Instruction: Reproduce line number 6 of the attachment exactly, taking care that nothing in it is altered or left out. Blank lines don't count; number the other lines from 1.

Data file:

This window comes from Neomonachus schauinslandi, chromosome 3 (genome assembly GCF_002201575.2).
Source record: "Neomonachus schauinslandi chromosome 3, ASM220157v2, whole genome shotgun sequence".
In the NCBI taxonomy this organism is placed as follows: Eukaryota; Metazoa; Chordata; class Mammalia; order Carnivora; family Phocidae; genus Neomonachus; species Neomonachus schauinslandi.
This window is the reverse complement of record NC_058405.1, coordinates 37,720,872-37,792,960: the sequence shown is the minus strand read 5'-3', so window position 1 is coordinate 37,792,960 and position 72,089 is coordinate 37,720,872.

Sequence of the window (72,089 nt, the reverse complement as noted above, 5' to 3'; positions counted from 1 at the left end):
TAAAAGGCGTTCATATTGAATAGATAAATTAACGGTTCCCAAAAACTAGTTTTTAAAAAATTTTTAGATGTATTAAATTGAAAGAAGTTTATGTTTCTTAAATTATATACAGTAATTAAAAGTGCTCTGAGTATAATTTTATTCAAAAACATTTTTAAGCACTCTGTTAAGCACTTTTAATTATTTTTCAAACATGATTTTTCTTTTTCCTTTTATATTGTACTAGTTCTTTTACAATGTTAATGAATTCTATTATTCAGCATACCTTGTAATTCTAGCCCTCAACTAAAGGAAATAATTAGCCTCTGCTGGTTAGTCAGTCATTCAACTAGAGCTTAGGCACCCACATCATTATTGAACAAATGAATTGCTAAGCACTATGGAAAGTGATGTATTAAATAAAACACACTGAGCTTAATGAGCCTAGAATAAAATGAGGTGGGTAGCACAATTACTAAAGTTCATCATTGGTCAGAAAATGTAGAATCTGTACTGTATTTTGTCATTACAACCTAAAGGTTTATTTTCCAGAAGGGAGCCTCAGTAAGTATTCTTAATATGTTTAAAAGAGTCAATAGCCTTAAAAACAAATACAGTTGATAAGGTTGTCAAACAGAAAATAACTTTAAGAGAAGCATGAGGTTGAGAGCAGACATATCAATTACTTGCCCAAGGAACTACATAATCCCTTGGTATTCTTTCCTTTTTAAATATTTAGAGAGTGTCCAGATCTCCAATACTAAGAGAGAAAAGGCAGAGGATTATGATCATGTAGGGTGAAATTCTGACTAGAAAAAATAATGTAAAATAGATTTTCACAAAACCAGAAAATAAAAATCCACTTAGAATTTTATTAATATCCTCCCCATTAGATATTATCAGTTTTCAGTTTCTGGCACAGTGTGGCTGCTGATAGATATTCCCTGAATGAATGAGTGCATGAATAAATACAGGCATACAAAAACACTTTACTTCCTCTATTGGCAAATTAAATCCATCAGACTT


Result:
TAAAAGGCGTTCATATTGAATAGATAAATTAACGGTTCCCAAAAACTAGTTTTTAAAAAATTTTTAGATGTATTAAATTGAAAGAAGTTTATGTTTCTTAAATTATATACAGTAATTAAAAGTGCTCTGAGTATAATTTTATTCAAAAACATTTTTAAGCACTCTGTTAAGCACTTTTAATTATTTTTCAAACATGATTTTTCTTTTTCCTTTTATATTGTACTAGTTCTTTTACAATGTTAATGAATTCTATTATTCAGCATACCTTGTAATTCTAGCCCTCAACTAAAGGAAATAATTAGCCTCTGCTGGTTAGTCAGTCATTCAACTAGAGCTTAGGCACCCACATCATTATTGAACAAATGAATTGCTAAGCACTATGGAAAGTGATGTATTAAATAAAACACACTGAGCTTAATGAGCCTAGAATAAAATGAGGTGGGTAGCACAATTACTAAAGTTCATCATTGGTCAGAAAATGTAGAATCTGTACTGTATTTTGTCATTACAACCTAAAGGTTTATTTTCCAGAAGGGAGCCTCAGTAAGTATTCTTAATATGTTTAAAAGAGTCAATAGCCTTAAAAACAAATACAGTTGATAAGGTTGTCAAACAGAAAATAACTTTAAGAGAAGCATGAGGTTGAGAGCAGACATATCAATTACTTGCCCAAGGAACTACATAATCCCTTGGTATTCTTTCCTTTTTAAATATTTAGAGAGTGTCCAGATCTCCAATACTAAGAGAGAAAAGGCAGAGGATTATGATCATGTAGGGTGAAATTCTGACTAGAAAAAATAATGTAAAATAGATTTTCACAAAACCAGAAAATAAAAATCCACTTAGAATTTTATTAATATCCTCCCCATTAGATATTATCAGTTTTCAGTTTCTGGCACAGTGTGGCTGCTGATAGATATTCCCTGAATGAATGAGTGCATGAATAAATACAGGCATACAAAAACACTTTACTTCCTCTATTGGCAAATTAAATCCATCAGACTT